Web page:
Quaternary Evolution of Playa Lakes on the Southern High Plains- A Case Study from the Amarillo Area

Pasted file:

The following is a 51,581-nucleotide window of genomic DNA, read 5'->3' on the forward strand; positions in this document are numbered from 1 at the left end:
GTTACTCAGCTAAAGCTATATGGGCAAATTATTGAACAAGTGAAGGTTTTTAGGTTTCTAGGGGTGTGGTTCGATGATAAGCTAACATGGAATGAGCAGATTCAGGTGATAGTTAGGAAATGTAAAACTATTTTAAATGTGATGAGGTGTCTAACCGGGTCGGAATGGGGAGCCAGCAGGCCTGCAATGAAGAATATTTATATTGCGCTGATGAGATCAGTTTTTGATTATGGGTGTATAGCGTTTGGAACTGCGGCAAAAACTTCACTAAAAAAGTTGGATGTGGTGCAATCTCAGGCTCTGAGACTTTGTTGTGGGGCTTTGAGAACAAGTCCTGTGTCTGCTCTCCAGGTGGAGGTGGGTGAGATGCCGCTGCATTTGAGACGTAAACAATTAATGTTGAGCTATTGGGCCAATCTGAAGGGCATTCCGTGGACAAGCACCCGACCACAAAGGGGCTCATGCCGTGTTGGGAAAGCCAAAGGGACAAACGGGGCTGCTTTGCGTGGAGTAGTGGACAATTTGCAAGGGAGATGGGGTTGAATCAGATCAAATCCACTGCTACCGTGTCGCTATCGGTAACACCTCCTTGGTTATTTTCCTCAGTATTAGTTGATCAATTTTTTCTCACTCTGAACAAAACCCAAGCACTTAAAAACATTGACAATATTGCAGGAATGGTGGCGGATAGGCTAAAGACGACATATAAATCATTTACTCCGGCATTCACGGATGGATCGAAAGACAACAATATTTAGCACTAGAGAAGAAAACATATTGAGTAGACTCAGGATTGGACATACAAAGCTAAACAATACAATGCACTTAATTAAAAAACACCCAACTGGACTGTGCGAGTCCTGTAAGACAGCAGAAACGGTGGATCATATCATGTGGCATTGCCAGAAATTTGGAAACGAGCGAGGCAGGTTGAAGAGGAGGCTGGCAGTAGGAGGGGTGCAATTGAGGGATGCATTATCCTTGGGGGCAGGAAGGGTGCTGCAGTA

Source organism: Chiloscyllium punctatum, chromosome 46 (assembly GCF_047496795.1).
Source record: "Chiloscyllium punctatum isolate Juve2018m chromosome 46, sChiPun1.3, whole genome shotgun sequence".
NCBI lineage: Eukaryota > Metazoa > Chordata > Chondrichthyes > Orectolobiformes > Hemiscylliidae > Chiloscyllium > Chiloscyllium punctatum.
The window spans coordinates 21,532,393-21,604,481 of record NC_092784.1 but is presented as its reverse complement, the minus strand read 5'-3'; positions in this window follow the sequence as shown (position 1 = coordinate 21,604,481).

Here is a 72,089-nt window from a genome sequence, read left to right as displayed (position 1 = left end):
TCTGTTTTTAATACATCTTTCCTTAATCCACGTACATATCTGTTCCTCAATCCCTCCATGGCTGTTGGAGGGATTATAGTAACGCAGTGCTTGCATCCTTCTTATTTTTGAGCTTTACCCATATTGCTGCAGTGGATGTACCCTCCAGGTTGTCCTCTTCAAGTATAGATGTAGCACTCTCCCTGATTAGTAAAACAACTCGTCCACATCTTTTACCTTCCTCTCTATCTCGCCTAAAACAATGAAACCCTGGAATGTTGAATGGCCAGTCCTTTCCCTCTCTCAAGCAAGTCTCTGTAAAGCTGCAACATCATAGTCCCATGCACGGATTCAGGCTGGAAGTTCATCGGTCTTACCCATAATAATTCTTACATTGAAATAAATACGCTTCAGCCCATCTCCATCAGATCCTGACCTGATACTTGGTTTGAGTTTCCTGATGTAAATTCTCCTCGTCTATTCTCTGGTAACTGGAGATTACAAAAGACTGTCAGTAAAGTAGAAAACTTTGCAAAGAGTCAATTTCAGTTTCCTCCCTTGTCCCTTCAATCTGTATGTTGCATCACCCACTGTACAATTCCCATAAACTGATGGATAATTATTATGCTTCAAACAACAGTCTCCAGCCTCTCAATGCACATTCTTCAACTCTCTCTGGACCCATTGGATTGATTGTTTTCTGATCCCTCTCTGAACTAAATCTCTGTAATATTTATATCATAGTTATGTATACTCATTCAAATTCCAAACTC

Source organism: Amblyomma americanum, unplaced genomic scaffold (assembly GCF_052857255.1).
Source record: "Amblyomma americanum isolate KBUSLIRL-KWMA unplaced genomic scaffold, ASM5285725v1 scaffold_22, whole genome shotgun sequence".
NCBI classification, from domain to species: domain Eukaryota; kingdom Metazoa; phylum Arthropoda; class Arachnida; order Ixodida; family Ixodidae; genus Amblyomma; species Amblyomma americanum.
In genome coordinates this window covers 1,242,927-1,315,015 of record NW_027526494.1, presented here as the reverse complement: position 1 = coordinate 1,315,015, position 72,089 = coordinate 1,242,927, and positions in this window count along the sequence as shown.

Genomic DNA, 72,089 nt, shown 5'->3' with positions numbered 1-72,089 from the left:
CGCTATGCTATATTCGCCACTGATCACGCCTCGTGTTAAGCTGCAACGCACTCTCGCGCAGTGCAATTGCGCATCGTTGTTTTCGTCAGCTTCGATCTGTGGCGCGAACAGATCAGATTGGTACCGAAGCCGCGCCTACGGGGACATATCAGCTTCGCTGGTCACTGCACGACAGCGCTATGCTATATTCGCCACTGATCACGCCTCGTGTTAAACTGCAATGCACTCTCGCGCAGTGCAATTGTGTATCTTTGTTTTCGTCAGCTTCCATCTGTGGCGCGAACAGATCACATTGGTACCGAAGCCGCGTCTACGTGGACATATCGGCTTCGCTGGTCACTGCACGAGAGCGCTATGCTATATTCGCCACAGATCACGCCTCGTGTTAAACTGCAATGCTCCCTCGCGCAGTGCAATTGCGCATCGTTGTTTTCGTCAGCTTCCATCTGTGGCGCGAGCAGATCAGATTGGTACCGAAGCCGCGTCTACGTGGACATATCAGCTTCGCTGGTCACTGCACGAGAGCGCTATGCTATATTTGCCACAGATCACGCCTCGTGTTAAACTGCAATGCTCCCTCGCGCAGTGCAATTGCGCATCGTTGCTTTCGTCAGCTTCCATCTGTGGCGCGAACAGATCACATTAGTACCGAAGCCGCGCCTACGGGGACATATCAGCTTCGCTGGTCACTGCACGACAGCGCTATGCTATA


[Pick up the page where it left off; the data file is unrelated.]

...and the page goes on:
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Playa lakes are abundant, small (generally <0.5 km in area) ephemeral lakes that occur in shallow (<11 m deep) depressions on the surface of the Southern High Plains. This study, based on analysis of excavations and 63 hollow-stem auger cores taken from 10 lakes in the study area around the Pantex Plant northeast of Amarillo, Texas, resolves long-standing controversies regarding origin, evolution, and recharge behavior of playa lakes. Origin of playa lakes has been debated for decades because the lakes are abundant but small, and the processes that form them are obscure. Although the ephemerally ponded playa lakes are floored by clay soils, ground-water and unsaturated-zone investigations show that playa lakes serve as sites of focused recharge. Description of a spectrum of playa basins of various sizes and recharge behaviors defines the similar characteristics and variable features in playa basins and documents the long-term maintenance of the seasonally ephemeral lakes and their responses to past climatic changes. These observations can be used to constrain assumptions that will be made about subsurface stratigraphy and recharge from the playas at the Pantex Plant.


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